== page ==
28. 28. Databases GCG Supports  Nucleic acid databases  GenBank  EMBL (abridged)  Protein databases  NRL_3D  UniProt (SWISS-PROT, PIR, TrEMBL)  PROSITE, Pfam, Restriction Enzymes (REBASE)
    29. 29. Typical program
    30. 30. Result from MAP analysis
    31. 31. Structural Data Bases
    32. 32. Protein Data Bank (PDB)
    33. 33. Protein Data Bank (PDB) total yearly
    34. 34. Protein Data Bank (PDB)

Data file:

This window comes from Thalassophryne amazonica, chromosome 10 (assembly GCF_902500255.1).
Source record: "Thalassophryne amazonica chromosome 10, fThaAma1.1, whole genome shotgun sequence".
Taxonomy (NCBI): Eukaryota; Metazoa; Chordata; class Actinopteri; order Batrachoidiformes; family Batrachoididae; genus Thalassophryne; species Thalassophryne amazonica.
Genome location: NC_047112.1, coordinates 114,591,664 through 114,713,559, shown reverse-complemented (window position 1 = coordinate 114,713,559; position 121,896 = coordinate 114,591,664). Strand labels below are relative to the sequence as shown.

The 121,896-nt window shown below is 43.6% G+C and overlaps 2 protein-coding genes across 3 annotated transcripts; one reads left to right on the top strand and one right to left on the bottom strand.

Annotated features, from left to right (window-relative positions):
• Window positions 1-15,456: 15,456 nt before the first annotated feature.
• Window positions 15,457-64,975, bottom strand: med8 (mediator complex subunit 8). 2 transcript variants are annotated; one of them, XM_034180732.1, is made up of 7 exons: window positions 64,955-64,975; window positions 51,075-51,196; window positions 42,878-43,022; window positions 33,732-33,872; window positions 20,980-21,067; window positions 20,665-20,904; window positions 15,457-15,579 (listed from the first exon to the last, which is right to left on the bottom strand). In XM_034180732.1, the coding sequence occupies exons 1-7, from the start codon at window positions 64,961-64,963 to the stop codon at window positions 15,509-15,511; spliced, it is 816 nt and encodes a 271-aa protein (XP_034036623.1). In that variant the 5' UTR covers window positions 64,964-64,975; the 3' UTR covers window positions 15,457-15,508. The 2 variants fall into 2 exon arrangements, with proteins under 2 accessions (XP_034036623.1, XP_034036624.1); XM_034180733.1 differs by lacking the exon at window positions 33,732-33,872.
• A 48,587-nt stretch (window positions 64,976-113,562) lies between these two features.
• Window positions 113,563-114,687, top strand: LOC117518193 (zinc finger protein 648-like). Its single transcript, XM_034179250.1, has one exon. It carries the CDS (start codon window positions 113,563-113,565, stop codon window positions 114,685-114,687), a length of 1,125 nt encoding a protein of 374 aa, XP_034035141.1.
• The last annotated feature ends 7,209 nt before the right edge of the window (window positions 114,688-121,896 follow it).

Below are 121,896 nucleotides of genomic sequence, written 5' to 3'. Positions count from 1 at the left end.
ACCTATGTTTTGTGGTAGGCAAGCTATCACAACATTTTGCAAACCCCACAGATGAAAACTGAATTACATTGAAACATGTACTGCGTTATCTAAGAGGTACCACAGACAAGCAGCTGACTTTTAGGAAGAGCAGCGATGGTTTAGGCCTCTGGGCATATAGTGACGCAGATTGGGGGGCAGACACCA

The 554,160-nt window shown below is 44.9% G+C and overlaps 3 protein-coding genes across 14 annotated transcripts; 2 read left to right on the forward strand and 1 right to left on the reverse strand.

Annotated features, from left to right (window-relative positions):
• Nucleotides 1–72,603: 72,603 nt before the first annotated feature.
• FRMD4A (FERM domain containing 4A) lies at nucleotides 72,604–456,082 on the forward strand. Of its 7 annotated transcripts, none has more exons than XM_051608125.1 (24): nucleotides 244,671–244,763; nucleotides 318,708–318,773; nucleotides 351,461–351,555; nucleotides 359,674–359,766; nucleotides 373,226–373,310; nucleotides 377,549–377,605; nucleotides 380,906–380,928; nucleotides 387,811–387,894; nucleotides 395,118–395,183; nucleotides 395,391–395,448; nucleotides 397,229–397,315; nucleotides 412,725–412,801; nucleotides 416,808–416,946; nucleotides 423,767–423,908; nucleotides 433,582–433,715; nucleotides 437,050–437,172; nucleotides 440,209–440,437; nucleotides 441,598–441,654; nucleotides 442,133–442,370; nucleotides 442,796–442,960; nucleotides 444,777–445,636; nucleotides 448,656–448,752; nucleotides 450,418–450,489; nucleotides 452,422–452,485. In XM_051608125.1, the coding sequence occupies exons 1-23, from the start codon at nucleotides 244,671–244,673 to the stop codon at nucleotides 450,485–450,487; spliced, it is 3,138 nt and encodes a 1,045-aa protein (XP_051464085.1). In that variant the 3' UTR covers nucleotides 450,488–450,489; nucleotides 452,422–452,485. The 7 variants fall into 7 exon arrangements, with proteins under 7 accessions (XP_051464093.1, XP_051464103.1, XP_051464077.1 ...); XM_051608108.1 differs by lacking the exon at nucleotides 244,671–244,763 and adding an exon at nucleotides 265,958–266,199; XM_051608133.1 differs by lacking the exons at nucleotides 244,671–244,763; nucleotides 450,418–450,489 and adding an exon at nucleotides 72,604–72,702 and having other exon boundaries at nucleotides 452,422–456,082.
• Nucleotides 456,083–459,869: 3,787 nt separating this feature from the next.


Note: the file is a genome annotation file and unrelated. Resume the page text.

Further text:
35. 35. PDB  HEADER  COMPND  SOURCE  AUTHOR  DATE  JRNL  REMARK  SECRES  ATOM COORDINATES 42 HEADER LEUCINE ZIPPER 15-JUL-93 1DGC 1DGC 2 COMPND GCN4 LEUCINE ZIPPER COMPLEXED WITH SPECIFIC 1DGC 3 COMPND 2 ATF/CREB SITE DNA 1DGC 4 SOURCE GCN4: YEAST (SACCHAROMYCES CEREVISIAE); DNA: SYNTHETIC 1DGC 5 AUTHOR T.J.RICHMOND 1DGC 6 REVDAT 1 22-JUN-94 1DGC 0 1DGC 7 JRNL AUTH P.KONIG,T.J.RICHMOND 1DGC 8 JRNL TITL THE X-RAY STRUCTURE OF THE GCN4-BZIP BOUND TO 1DGC 9 JRNL TITL 2 ATF/CREB SITE DNA SHOWS THE COMPLEX DEPENDS ON DNA 1DGC 10 JRNL TITL 3 FLEXIBILITY 1DGC 11 JRNL REF J.MOL.BIOL. V. 233 139 1993 1DGC 12 JRNL REFN ASTM JMOBAK UK ISSN 0022-2836 0070 1DGC 13 REMARK 1 1DGC 14 REMARK 2 1DGC 15 REMARK 2 RESOLUTION. 3.0 ANGSTROMS. 1DGC 16 REMARK 3 1DGC 17 REMARK 3 REFINEMENT. 1DGC 18 REMARK 3 PROGRAM X-PLOR 1DGC 19 REMARK 3 AUTHORS BRUNGER 1DGC 20 REMARK 3 R VALUE 0.216 1DGC 21 REMARK 3 RMSD BOND DISTANCES 0.020 ANGSTROMS 1DGC 22 REMARK 3 RMSD BOND ANGLES 3.86 DEGREES 1DGC 23 REMARK 3 1DGC 24 REMARK 3 NUMBER OF REFLECTIONS 3296 1DGC 25 REMARK 3 RESOLUTION RANGE 10.0 - 3.0 ANGSTROMS 1DGC 26 REMARK 3 DATA CUTOFF 3.0 SIGMA(F) 1DGC 27 REMARK 3 PERCENT COMPLETION 98.2 1DGC 28 REMARK 3 1DGC 29 REMARK 3 NUMBER OF PROTEIN ATOMS 456 1DGC 30 REMARK 3 NUMBER OF NUCLEIC ACID ATOMS 386 1DGC 31 REMARK 4 1DGC 32 REMARK 4 GCN4: TRANSCRIPTIONAL ACTIVATOR OF GENES ENCODING FOR AMINO 1DGC 33 REMARK 4 ACID BIOSYNTHETIC ENZYMES. 1DGC 34 REMARK 5 1DGC 35 REMARK 5 AMINO ACIDS NUMBERING (RESIDUE NUMBER) CORRESPONDS TO THE 1DGC 36 REMARK 5 281 AMINO ACIDS OF INTACT GCN4. 1DGC 37 REMARK 6 1DGC 38 REMARK 6 BZIP SEQUENCE 220 - 281 USED FOR CRYSTALLIZATION. 1DGC 39 REMARK 7 1DGC 40 REMARK 7 MODEL FROM AMINO ACIDS 227 - 281 SINCE AMINO ACIDS 220 - 1DGC 41 REMARK 7 226 ARE NOT WELL ORDERED. 1DGC 42 REMARK 8 1DGC 43 REMARK 8 RESIDUE NUMBERING OF NUCLEOTIDES: 1DGC 44 REMARK 8 5' T G G A G A T G A C G T C A T C T C C 1DGC 45 REMARK 8 -10 -9 -8 -7 -6 -5 -4 -3 -2 -1 1 2 3 4 5 6 7 8 9 1DGC 46 REMARK 9 1DGC 47 REMARK 9 THE ASYMMETRIC UNIT CONTAINS ONE HALF OF PROTEIN/DNA 1DGC 48 REMARK 9 COMPLEX PER ASYMMETRIC UNIT. 1DGC 49 REMARK 10 1DGC 50 REMARK 10 MOLECULAR DYAD AXIS OF PROTEIN DIMER AND PALINDROMIC HALF 1DGC 51 REMARK 10 SITES OF THE DNA COINCIDES WITH CRYSTALLOGRAPHIC TWO-FOLD 1DGC 52 REMARK 10 AXIS. THE FULL PROTEIN/DNA COMPLEX CAN BE OBTAINED BY 1DGC 53 REMARK 10 APPLYING THE FOLLOWING TRANSFORMATION MATRIX AND 1DGC 54 REMARK 10 TRANSLATION VECTOR TO THE COORDINATES X Y Z: 1DGC 55 REMARK 10 1DGC 56 REMARK 10 0 -1 0 X 117.32 X SYMM 1DGC 57 REMARK 10 -1 0 0 Y + 117.32 = Y SYMM 1DGC 58 REMARK 10 0 0 -1 Z 43.33 Z SYMM 1DGC 59 SEQRES 1 A 62 ILE VAL PRO GLU SER SER ASP PRO ALA ALA LEU LYS ARG 1DGC 60 SEQRES 2 A 62 ALA ARG ASN THR GLU ALA ALA ARG ARG SER ARG ALA ARG 1DGC 61 SEQRES 3 A 62 LYS LEU GLN ARG MET LYS GLN LEU GLU ASP LYS VAL GLU 1DGC 62 SEQRES 4 A 62 GLU LEU LEU SER LYS ASN TYR HIS LEU GLU ASN GLU VAL 1DGC 63 SEQRES 5 A 62 ALA ARG LEU LYS LYS LEU VAL GLY GLU ARG 1DGC 64 SEQRES 1 B 19 T G G A G A T G A C G T C 1DGC 65 SEQRES 2 B 19 A T C T C C 1DGC 66 HELIX 1 A ALA A 228 LYS A 276 1 1DGC 67 CRYST1 58.660 58.660 86.660 90.00 90.00 90.00 P 41 21 2 8 1DGC 68 ORIGX1 1.000000 0.000000 0.000000 0.00000 1DGC 69 ORIGX2 0.000000 1.000000 0.000000 0.00000 1DGC 70 ORIGX3 0.000000 0.000000 1.000000 0.00000 1DGC 71 SCALE1 0.017047 0.000000 0.000000 0.00000 1DGC 72 SCALE2 0.000000 0.017047 0.000000 0.00000 1DGC 73 SCALE3 0.000000 0.000000 0.011539 0.00000 1DGC 74 ATOM 1 N PRO A 227 35.313 108.011 15.140 1.00 38.94 1DGC 75 ATOM 2 CA PRO A 227 34.172 107.658 15.972 1.00 39.82 1DGC 76 ATOM 842 C5 C B 9 57.692 100.286 22.744 1.00 29.82 1DGC 916 ATOM 843 C6 C B 9 58.128 100.193 21.465 1.00 30.63 1DGC 917 TER 844 C B 9 1DGC 918 MASTER 46 0 0 1 0 0 0 6 842 2 0 7 1DGC 919 END 1DGC 920